New Delhi, July 16: The Supreme Court will on Wednesday morning pronounce its order on the pleas of 15 rebel Congress-JD(S) MLAs seeking direction for Karnataka speaker K R Ramesh Kumar to accept their resignations from the assembly.
A bench headed by Chief Justice Ranjan Gogoi concluded the hearings of the rebel MLAs, the speaker and Karnataka chief minister H D Kumaraswamy.
Summing up the arguments, senior advocate Mukul Rohatgi, appearing for the 15 MLAs, asked the bench to continue with its interim order directing the speaker to maintain status quo on the issue of resignations and disqualification of the MLAs.
The counsel for the rebel MLAs also asked the bench that if the House assembles for business, the 15 rebel MLAs be exempted from appearing on the basis of the whip of the ruling coalition which, he said, has been reduced to minority government.
Kumaraswamy told the top court that it had no jurisdiction to pass the two interim orders asking the speaker to decide and, later, to maintain the status quo on the resignations and disqualification of the rebel MLAs.
Senior advocate Rajeev Dhavan, appearing for Kumaraswamy, told the bench that the speaker cannot be compelled to decide this issue in a time bound manner.
"When resignation process is not in order, court cannot direct speaker to decide by 6pm," Dhavan told the bench, also comprising Justices Deepak Gupta and Aniruddha Bose.
Kumaraswamy also told the court that the rebel MLAs were hunting in a pack to destabilise his government and that the court should not have entertained their petitions.
Senior advocate A M Singhvi, appearing for the speaker, told the bench that no direction was issued to the Karnataka speaker by the court in the midnight hearing when floor test was ordered and B S Yedurappa was invited to form the government last year.
He told the bench that the speaker was yet to decide on the resignations and disqualification of rebel MLAs and the court had ample power to punish.
Speaker urged the apex court to modify its earlier order directing him to maintain status quo in the ongoing political crisis in the state even as the rebel MLAs accused him of acting in a partisan manner by not deciding on their resignations.
Singhvi said the speaker would decide on both disqualifications and resignation of the rebel MLAs by Wednesday but the court should modify its earlier order asking him to maintain status quo.
Rohtagi argued that the speaker cannot keep the resignation of these MLAs pending and by doing so he is acting in a partisan manner.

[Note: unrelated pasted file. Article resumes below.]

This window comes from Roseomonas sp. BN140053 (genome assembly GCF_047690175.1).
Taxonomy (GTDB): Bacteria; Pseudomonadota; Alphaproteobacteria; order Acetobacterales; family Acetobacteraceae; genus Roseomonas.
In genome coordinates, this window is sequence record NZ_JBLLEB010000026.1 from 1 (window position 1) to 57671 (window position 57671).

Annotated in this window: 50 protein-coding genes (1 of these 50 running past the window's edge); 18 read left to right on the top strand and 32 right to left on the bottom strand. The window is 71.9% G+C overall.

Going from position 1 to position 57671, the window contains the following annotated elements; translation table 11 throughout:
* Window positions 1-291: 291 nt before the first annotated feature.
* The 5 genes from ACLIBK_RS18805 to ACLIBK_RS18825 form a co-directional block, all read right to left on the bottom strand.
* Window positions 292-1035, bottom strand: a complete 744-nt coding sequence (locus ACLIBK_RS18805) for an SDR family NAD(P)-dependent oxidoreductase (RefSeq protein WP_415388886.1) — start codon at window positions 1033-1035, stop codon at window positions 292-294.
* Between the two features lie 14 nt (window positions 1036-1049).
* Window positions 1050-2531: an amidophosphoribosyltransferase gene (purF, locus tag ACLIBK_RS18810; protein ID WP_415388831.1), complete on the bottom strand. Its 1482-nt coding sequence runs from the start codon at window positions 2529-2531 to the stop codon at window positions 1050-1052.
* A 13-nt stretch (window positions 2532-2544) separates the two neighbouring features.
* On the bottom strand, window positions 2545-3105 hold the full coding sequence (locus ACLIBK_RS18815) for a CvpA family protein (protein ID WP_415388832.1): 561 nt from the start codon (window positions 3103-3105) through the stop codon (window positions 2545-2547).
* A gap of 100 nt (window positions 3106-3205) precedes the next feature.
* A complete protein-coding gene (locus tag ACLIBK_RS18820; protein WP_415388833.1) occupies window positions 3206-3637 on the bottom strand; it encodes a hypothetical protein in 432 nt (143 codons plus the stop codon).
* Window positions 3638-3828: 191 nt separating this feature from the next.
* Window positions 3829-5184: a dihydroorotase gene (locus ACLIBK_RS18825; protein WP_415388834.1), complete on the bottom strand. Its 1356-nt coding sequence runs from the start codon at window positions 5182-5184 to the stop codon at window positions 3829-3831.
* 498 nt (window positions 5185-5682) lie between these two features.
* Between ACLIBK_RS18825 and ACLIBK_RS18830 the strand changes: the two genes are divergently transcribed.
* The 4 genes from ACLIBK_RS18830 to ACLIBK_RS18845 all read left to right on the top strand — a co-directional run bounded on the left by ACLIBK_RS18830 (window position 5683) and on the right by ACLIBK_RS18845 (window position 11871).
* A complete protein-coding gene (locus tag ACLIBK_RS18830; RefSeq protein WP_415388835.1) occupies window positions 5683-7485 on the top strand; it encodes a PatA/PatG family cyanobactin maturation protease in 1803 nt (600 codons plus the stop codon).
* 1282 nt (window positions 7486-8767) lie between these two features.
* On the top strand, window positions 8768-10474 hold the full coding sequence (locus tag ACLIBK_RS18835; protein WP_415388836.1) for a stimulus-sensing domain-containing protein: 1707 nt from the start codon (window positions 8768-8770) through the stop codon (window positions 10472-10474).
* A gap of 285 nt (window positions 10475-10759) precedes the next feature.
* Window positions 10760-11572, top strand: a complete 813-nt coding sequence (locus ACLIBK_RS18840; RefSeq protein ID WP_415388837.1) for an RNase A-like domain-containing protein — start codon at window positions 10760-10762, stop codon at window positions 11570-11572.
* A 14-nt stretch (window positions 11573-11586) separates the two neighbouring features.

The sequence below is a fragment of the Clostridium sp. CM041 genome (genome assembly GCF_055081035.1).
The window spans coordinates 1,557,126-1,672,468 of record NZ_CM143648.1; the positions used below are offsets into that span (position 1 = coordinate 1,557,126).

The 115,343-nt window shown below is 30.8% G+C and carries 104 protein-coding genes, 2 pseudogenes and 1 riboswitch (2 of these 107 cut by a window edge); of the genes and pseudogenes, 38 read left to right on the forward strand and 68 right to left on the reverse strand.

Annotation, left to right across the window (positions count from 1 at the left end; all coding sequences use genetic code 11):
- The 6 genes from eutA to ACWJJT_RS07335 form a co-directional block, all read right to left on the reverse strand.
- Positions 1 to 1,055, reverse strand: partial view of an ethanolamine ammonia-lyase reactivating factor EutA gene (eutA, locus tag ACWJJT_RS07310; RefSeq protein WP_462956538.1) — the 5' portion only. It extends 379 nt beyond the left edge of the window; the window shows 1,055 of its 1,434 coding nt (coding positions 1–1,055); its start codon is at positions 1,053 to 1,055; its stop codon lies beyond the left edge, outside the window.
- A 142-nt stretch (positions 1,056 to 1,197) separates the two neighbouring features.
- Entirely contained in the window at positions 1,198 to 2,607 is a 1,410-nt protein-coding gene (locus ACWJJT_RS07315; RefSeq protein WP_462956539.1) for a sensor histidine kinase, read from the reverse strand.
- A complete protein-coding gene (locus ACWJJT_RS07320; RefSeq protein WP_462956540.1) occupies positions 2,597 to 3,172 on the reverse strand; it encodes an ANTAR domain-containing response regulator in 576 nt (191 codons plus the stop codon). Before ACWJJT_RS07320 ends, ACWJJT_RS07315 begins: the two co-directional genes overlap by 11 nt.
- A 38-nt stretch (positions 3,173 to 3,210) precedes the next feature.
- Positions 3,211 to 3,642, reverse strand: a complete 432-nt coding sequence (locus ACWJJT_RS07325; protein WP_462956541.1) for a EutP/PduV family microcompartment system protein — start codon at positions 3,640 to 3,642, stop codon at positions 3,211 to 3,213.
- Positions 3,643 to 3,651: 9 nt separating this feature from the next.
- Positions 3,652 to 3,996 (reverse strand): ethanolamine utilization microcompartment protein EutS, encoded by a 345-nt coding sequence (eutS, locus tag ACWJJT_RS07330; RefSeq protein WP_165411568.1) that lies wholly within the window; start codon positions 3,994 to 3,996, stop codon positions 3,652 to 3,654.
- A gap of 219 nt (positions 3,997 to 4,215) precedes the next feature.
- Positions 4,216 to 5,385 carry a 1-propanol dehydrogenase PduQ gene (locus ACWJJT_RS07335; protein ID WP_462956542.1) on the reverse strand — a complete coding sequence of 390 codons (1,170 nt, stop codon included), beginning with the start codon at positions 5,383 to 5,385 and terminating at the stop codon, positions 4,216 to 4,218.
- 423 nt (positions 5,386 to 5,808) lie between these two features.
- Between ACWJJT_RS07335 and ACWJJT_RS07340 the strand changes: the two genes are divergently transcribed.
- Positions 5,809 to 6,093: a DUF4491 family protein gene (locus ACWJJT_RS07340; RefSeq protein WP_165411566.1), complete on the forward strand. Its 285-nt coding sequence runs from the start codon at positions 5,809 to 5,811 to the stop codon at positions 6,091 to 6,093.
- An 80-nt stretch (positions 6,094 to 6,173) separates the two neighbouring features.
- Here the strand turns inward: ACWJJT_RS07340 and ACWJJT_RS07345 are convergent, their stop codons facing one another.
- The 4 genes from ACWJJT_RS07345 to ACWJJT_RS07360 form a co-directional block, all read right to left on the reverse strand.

Countering his submissions, Singhvi told the bench that speakers cannot be asked to decide the matter in a time-bound manner.
"How can the speaker be directed to decide in a particular manner?" Singhvi asked the court. "Such orders are not passed even to a trial court."
He also said that a valid resignation should be submitted to the speaker personally and the MLAs appeared before him only on July 11, five days after they submitted their resignations to his office.
The rebel MLAs told the court that the speaker kept their resignation pending just to disqualify them and there was nothing wrong in resigning to escape disqualification.
Rohatgi submitted before the bench that the speaker can be directed to decide on the resignation of the MLAs by 2pm and he can take a call on their disqualification later.
The bench asked Rohatgi if there was any constitutional obligation on the speaker to decide on the MLAs' disqualification which was initiated after the resignation.
Rohatgi said the rules say to 'decide now' on resignation. "How can the speaker keep it pending?"
The rebel MLAs told the court that the state government has been reduced to minority and the speaker, by not accepting their resignations, has attempted coercing them to vote for the government in trust vote.
Disqualification proceeding is a mini-trial under the Constitution's 10th Schedule, Rohatgi said, adding that resignation is different and its acceptance is based on a single criterion alone — whether it is voluntary or not.
There is nothing to show the rebel MLAs conspired with BJP, the senior advocate said.
The disqualification proceeding was nothing but to scuttle resignation of MLAs, he said.
He also told the court that the disqualification proceedings were initiated for not being a disciplined soldier of the party and for not attending meetings outside the House.
The bench further asked if all the disqualification pleas are on same grounds, to which Rohatgi replied "more or less same".
He had also told the court that the speaker has to only see if the resignations were voluntary or not.
"Resignation has to be accepted, there is no other way to deal with it," Rohatgi told the court.
"It is my fundamental right to do whatever I want to do and cannot be bound due to non-acceptance of resignation by speaker," submitted Rohatgi.
There is vote of confidence in assembly and the rebel MLAs may be forced to follow whip despite resigning, he said.
Rohatgi told the court that the 10 MLAs resigned on July 6 and disqualification proceedings against two lawmakers were pending.
"When was the disqualification proceedings filed against rest eight MLAs," the top court asked, to which Rohatgi responded that disqualification proceedings started against them on July 10.
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